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Bengals at Ravens Game Preview: The circling buzzards

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Marvin Lewis’ Bengals are in do-or-die mode and, as luck would have it, Cincinnati’s head man taps into his early coaching roots for a possible 2016 turnaround.

NFL: Buffalo Bills at Cincinnati Bengals David Kohl-USA TODAY Sports

With the Cincinnati Bengals struggling at 3-6-1 this year, there’s trepidation when considering the upcoming Week 12 matchup against the Baltimore Ravens. A road game with the host being the possible AFC North leader after this Sunday as a start to a stretch where Cincinnati needs to essentially win out? Oh boy.

Still, when you look at recent history, it might actually be just the type of game for the Bengals to start a miraculous comeback. In the six games played between the two teams from 2013-2015, Cincinnati is 5-1, with their only loss being an overtime one in Baltimore back in 2014. To boot, Marvin Lewis, a former defensive coordinator for the Ravens from 1996-2001, has had success against his former employers while heading up the Bengals with a 16-10 record against the Ravens.

But, given what has transpired in the past six games between the two squads, we also know to expect the unexpected.

Last year was an extremely disappointing campaign for John Harbaugh’s squad, mostly because of the ridiculous amount of injuries the team had to endure. They’re healthier this year and sit at 5-5 in an uncharacteristically weak year for the AFC North.

The Bengals win and they’re back in the division picture, which is likely the only way Pittsburgh, Baltimore or Cincinnati will make the postseason this year because of the strength of the AFC West. They lose, and it’s on to looking at the 2017 NFL Draft.

One of the signs of a resurgence in Baltimore is their stance atop the defensive standings this year. They’re second in the league in total yards allowed per game, first against the run and seventh against the pass. However, these stats may have been padded by two games against the winless Browns and other struggling teams like the Jaguars and Jets.

Even so, it doesn’t make for an easy day for the Bengals’ struggling offense. Though they’re 11th in running the football this year, Giovani Bernard has torn his ACL, taking away the hydra attack between he and Jeremy Hill. It’s on the offensive line, Hill and Rex Burkhead to continue one of the only solid outputs of Ken Zampese’s unit.

As big of a loss as it is for Bernard to now be on Injured Reserve, A.J. Green’s hamstring injury is a total game-changer. In that 5-1 span against Baltimore from the Bengals since 2013, Green played in five of those contests with 32 catches for 604 yards and six touchdowns. Though the Bengals were able to achieve a win without Green back in 2014, to say he’ll be missed this week is an understatement of epic proportions.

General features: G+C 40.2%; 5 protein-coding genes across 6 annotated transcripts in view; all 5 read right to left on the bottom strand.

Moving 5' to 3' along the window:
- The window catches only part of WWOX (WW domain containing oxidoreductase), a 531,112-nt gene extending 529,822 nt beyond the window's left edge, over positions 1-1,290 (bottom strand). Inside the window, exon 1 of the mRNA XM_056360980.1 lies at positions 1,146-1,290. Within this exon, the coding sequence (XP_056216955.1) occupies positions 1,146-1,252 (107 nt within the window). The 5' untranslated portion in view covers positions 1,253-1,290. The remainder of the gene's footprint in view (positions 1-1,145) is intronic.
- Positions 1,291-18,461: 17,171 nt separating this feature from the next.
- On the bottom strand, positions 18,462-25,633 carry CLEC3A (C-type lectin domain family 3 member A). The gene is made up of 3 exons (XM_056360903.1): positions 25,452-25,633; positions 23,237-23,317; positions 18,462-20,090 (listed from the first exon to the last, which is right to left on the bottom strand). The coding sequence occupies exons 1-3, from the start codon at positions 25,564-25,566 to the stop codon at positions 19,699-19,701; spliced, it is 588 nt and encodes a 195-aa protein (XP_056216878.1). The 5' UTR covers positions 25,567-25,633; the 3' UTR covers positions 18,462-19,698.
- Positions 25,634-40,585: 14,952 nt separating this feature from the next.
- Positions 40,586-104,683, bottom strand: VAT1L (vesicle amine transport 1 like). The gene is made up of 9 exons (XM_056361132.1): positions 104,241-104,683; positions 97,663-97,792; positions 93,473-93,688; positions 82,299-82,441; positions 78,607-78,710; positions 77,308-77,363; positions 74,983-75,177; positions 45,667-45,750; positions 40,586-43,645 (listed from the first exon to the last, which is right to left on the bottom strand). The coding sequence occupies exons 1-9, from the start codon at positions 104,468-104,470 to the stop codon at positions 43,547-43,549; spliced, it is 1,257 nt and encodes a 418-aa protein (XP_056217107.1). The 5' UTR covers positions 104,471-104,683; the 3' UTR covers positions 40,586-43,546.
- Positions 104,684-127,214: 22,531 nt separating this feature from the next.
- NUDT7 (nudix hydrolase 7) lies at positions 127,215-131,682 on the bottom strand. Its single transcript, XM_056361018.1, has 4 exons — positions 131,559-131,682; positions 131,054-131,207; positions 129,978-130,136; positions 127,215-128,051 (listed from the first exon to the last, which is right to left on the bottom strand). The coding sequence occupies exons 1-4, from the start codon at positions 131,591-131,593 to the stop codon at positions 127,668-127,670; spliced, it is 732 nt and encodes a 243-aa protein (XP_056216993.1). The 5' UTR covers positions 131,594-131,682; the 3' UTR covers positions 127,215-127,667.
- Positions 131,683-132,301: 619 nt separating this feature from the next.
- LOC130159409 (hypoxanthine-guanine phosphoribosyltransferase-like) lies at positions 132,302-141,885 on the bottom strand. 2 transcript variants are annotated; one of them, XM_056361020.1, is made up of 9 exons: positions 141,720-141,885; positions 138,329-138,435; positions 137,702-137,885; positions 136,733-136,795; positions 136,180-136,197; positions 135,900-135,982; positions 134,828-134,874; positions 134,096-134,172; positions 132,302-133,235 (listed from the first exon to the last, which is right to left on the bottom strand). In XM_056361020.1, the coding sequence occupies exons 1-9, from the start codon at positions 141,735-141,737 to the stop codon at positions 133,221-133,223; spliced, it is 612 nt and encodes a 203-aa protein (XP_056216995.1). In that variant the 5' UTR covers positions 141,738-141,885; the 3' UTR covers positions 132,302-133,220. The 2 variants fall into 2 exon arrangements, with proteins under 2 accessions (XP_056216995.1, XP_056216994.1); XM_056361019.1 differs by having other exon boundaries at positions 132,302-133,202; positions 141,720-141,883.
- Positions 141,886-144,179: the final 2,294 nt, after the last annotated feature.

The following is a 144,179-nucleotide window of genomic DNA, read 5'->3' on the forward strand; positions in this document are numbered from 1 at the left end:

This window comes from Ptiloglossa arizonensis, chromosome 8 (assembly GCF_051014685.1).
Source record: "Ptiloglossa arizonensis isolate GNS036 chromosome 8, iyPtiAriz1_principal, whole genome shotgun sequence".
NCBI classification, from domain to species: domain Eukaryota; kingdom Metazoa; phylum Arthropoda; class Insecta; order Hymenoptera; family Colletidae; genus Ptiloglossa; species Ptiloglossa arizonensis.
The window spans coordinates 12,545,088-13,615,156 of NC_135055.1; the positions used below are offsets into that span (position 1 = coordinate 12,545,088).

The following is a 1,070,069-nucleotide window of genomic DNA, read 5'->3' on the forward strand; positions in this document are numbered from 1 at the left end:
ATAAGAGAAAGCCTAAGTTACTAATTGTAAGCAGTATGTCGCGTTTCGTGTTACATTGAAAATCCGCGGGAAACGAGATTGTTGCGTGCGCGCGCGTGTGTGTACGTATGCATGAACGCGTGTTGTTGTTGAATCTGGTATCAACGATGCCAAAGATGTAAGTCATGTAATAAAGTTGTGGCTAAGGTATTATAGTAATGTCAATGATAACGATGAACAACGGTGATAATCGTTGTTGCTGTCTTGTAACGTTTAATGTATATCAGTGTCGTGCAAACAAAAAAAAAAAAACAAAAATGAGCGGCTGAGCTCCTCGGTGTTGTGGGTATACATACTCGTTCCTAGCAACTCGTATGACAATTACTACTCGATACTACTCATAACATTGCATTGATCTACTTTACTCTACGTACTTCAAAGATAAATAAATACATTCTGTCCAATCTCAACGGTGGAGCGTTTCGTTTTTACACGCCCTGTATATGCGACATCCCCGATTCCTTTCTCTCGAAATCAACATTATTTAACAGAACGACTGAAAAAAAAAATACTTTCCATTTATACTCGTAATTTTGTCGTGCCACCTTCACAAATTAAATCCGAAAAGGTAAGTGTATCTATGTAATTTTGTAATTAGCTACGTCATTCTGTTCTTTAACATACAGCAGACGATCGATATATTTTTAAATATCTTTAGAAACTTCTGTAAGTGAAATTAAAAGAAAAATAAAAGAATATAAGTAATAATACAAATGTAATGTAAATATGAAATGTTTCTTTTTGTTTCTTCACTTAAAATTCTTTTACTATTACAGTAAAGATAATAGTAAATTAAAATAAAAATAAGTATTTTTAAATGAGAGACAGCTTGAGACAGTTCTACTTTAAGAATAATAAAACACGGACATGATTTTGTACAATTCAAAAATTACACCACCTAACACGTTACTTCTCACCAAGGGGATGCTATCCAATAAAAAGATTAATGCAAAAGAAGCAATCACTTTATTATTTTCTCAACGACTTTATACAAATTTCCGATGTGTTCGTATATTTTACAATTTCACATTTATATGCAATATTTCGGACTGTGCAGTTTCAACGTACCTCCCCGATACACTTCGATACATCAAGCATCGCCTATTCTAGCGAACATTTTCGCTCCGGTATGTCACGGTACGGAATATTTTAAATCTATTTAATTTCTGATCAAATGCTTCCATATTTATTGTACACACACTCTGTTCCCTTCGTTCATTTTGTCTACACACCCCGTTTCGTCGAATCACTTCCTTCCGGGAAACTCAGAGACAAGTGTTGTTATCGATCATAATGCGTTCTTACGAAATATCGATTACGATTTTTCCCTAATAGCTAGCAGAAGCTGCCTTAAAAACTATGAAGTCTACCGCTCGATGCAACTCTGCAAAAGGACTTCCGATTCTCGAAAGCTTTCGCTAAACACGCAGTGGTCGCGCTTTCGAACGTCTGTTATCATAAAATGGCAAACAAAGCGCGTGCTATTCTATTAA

While it looks bleak this Sunday for the Bengals to pull out a win without Green, that 2014 win showed us more. Remember, that team was also without Marvin Jones and Tyler Eifert all season, and it took Andy Dalton using receivers like Mohamed Sanu and Greg Little to get the win.

One other factor that has traditionally played in the Bengals’ advantage has been Andrew Whitworth’s handling of Terrell Suggs. He and other line mates have struggled against Baltimore’s smaller pass-rushers, but No. 55 has largely been taken out of the equation under No. 77’s watch.

Still, the Bengals’ new group of receivers needs to show that their inability to get open downfield last week without Green was a fluke. Rookie Tyler Boyd made some nice catches against Buffalo, but he and Brandon LaFell just couldn’t shake coverage on long-developing pass plays, leading to pressure and sacks. It’s kind of been an unfortunate theme to the offense this year.

Zampese and his players share the blame for the offense’s inconsistency this year. Whether it’s questionable play-calling and/or improper execution by players, it has been a major factor to the disappointing campaign. However, given what we’ve seen from this group of pass-catchers, shouldn’t the game-plan be altered to a more run-oriented offense with quick-hitting passes to remedy the pass protection issues?

On defense, the Bengals should have a favorable matchup against the Ravens’ pedestrian 2016 offense. Joe Flacco’s crew is ranked No. 17 in pass yards per game, while also struggling to run the ball effectively (27th). Cincinnati’s defense was stout against the pass last week, but the Bills ran through them at Paul Brown Stadium.

There are scenarios that exist for the Bengals making the playoffs this year, mostly because the Bengals have four division games in the six left on the schedule. If there is any hope of the team going on an improbable roll, it starts this Sunday in Baltimore.

Bengals 17, Ravens 23

AC — Bring on the offseason.